The health, beauty and ecosystem of our beaches is under threat

The driving cause for most of these problems is overdevelopment and poor coastal management. If no buildings crowded the shoreline, there would be no shoreline armoring, beach nourishment, threats to the beach fauna and flora or shoreline erosion problems.

Coastal Care Introduction

“Beach sand: so common, so complex, so perfect for sandcastles; and now it is a precious and vanishing resource.”

—Orrin H. Pilkey

Beaches are the most visited natural attraction on the planet. The coast attracts millions of vacationing people each year. People love the sand, the surf, the sea breeze, and the vacation ambiance so much that many come to the beach to stay. There is a magical feeling living near the ocean, but human migration towards the coast comes with a high environmental price tag.

A majority of the world’s population lives within 50 km of the coast and the projections are 75% by the year 2025. This strip of land represents only 3% of the total land mass of the planet. In this context, it is easier to understand the environmental impact. Over 70% of the earth is covered by water and with so many people living on the coast, we are polluting a major source of food, the oceans.

A beautiful undeveloped beach in Indonesia.

A beautiful undeveloped beach in Indonesia.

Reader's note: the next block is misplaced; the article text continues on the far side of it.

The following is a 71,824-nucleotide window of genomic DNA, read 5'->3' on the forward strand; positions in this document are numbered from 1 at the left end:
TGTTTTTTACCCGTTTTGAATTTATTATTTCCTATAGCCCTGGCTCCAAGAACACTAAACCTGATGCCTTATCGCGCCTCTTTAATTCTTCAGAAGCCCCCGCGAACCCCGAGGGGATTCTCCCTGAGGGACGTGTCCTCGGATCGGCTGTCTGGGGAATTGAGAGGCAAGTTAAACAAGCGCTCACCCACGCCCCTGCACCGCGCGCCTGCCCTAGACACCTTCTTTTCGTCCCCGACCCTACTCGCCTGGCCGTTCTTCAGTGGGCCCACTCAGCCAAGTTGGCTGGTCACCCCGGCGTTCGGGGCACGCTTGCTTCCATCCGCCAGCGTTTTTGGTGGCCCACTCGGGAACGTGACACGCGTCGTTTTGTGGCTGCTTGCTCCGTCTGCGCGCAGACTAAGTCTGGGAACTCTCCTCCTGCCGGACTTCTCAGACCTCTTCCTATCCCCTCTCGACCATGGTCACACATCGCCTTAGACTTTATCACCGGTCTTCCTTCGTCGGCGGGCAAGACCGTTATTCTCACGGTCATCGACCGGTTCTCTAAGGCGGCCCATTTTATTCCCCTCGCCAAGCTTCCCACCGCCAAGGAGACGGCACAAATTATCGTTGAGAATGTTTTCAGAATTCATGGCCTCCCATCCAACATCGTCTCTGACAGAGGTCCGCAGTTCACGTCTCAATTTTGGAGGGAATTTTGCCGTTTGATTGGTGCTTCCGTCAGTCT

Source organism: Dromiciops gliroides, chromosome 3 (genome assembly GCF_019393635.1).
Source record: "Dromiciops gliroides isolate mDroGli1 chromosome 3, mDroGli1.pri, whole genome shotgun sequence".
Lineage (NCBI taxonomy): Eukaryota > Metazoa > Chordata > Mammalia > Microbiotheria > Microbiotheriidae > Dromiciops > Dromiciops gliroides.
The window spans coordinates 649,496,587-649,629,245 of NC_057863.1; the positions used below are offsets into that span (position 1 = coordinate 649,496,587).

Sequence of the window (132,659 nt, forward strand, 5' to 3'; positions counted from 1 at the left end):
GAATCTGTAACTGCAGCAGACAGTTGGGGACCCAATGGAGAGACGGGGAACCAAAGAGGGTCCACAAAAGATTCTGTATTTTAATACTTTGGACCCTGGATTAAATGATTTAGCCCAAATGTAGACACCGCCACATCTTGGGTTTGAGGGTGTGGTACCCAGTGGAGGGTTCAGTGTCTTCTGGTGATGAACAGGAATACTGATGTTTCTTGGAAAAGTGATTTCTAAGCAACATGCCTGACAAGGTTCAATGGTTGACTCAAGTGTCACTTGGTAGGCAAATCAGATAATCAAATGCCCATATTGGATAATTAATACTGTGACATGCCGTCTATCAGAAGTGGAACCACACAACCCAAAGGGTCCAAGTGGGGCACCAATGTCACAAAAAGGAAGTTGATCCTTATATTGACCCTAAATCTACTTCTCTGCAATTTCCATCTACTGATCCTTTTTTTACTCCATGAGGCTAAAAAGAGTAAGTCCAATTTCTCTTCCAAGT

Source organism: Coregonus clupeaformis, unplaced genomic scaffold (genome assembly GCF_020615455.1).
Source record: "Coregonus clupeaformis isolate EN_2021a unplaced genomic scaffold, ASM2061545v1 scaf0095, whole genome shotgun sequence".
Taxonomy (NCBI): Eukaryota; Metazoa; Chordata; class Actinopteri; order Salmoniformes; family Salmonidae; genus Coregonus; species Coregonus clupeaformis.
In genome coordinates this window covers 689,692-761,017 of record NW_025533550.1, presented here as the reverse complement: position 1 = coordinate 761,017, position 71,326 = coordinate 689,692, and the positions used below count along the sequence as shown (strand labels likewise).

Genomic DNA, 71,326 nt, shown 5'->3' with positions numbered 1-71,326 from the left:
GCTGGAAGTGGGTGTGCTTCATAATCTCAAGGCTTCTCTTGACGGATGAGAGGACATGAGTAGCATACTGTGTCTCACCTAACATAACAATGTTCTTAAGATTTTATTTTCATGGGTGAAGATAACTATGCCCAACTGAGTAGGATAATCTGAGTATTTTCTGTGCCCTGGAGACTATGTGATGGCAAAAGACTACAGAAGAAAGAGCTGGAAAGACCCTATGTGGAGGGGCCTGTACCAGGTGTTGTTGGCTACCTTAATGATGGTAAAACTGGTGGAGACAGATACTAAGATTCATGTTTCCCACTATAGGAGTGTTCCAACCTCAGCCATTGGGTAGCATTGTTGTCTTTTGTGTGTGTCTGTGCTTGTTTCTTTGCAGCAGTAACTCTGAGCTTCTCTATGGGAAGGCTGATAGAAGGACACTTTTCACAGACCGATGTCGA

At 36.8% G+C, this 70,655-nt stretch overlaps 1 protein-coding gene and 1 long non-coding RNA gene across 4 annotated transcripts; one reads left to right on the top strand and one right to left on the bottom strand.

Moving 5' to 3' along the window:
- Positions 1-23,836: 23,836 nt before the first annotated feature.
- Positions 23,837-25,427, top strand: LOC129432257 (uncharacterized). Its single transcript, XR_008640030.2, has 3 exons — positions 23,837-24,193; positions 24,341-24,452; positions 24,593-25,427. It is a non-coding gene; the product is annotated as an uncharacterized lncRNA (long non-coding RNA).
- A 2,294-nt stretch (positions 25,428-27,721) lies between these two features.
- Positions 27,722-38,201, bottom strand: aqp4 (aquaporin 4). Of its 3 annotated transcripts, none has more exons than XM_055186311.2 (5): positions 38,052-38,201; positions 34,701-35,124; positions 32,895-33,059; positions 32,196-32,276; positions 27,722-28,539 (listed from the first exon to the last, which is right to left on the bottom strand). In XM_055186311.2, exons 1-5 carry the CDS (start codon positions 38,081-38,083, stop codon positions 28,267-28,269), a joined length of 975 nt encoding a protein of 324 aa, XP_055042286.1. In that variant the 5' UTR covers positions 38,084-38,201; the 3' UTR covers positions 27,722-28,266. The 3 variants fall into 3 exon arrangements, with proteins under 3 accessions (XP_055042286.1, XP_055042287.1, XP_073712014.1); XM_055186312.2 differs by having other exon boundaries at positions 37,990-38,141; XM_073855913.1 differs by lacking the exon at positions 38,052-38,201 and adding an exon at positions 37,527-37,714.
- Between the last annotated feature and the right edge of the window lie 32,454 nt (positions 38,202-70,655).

The loss of life and economic impacts of major storms – cyclones, typhoons, and hurricanes – and tsunamis would be reduced drastically if beaches were not developed. Unfortunately, recent examples of the problem are numerous: 1999 Indian cyclone Orissa (over 10,000 dead and $5 billion in damage), 2004 Indian Ocean tsumani (over 250,000 dead), 2005 Hurricane Katrina (over 1,800 killed and $80 billion in damage), and 2008 Hurricane Ike (over 30 killed and $30 billion in damage).

Today, the health, beauty, and ecosystem function of the world’s beaches are under threat and the driving causes for most of these problems are over-development and poor coastal management. If no buildings crowded the shoreline there would be no shoreline armoring, beach nourishment, threats to the beach fauna and flora or shoreline erosion problems.

It is important to distinguish between erosion and erosion problems. Erosion refers to the landward retreat of the shoreline. Most of the world’s shorelines are eroding, a very few are building out (accreting). There is no erosion problem, however, until someone builds something next to a shoreline. All over the world in remote areas, shorelines are slowly retreating and no one cares. In a global sense, our continents are slowly shrinking, and in a very real sense, erosion problems are man made. On a high-rise, condo-lined shoreline like those in Spain and the Florida coast, erosion is a huge problem and will only worsen in the future as sea level rise accelerates. Sea level rise will accelerate erosion of the shoreline and have a dramatic impact on our infrastructures, our economies, and our way of life.